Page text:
In 2012, the distinguished Iraqi architect, Mohamed Saleh Makiya, donated his archive to AKDC@MIT. In June 2013, an exhibition of Dr. Makiya's Khulafa Mosque projects (built and unbuilt) was mounted in Rotch Library, MIT; the exhibition has been recreated in digital form here.
Mohamed Makiya (1914-2015) was born in Baghdad and educated in
England, receiving his BArch at Liverpool School of Architecture and a diploma
in civic planning from Liverpool University in 1941 and 1942, respectively. He
completed his studies at Kings College, Cambridge, earning his PhD in 1946. He
returned to Baghdad that same year and established Makiya Associates, an
architectural and planning consultancy practice. During the 1950s he designed
houses and commercial buildings and became increasingly aware of the heritage
of Iraqi architecture. In 1959, Dr. Makiya founded the first Department of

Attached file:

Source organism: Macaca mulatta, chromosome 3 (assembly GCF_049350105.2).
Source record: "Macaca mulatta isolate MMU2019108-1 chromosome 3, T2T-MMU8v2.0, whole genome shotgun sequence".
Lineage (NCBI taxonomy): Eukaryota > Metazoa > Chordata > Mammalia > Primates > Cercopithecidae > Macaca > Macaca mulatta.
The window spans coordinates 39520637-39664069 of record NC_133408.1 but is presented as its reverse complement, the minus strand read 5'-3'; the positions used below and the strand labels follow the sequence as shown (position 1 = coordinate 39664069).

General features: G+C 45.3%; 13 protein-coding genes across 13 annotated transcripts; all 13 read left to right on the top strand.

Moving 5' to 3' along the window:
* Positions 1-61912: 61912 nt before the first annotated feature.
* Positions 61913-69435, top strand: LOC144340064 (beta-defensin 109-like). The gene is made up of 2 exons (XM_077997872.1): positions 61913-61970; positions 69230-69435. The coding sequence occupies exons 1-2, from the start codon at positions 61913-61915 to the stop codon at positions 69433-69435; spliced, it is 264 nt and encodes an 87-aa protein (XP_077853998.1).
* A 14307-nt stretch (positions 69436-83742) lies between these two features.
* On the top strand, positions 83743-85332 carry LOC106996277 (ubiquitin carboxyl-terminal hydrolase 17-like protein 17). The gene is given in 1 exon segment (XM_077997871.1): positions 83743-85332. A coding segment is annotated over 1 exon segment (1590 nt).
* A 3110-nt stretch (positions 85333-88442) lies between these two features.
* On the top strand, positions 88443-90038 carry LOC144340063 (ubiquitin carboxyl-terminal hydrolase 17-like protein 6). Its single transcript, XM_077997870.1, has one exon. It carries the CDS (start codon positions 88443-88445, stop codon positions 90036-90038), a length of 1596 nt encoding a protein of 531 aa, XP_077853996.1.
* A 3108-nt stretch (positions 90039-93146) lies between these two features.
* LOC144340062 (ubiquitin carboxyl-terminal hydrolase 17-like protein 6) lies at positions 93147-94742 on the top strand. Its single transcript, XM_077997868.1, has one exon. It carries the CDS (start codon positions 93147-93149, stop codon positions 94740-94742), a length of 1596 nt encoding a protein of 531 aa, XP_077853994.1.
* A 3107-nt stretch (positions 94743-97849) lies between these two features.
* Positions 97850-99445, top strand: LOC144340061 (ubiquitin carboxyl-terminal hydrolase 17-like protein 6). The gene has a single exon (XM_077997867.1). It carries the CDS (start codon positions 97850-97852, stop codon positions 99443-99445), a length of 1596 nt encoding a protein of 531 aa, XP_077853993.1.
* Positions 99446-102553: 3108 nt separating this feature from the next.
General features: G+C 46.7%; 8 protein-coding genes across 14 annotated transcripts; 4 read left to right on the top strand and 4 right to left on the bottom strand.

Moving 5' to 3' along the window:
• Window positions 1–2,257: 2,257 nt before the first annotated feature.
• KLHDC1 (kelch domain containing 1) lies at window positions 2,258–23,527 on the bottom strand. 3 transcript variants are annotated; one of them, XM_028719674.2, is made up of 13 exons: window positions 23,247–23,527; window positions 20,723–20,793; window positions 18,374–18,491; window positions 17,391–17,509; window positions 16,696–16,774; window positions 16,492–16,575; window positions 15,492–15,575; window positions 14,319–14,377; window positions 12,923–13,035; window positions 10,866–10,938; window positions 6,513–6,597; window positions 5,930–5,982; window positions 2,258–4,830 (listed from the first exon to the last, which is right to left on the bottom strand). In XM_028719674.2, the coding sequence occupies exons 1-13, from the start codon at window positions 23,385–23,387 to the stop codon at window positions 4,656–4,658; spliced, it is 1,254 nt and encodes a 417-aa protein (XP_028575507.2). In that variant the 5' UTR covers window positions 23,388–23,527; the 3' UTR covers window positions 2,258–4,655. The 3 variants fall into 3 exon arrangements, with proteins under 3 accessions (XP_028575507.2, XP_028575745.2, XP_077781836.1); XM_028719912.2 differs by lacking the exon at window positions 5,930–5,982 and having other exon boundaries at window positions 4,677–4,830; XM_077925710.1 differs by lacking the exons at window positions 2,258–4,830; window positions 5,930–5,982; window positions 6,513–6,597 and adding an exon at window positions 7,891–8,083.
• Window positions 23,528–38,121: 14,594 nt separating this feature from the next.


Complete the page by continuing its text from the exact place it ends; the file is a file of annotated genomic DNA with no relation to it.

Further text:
Architecture in Iraq at the College of Engineering, Baghdad University, where
he remained head of department until 1968. During subsequent years, Makiya
Associates offices were established Bahrain, Oman, London, Kuwait, Doha, Abu
Dhabi and Dubai.
The first important commission of
Mohamed Makiya’s career, the Khulafa Mosque (1960-1963; proposed extension,
1980) is presented here. The project developed around the only remaining
artifact of the ninth-century Abbasid mosque that once occupied this space, the
dilapidated minaret of al-Ghazl. Makiya’s innovative design for the mosque,
located in the Sabbabigh al-Aal neighborhood of Old Baghdad, embodied ideas of
urban conservation, regionalism in form, and continuity of architectural
heritage, ideas which informed his work henceforth as well as that of younger
generations of architects.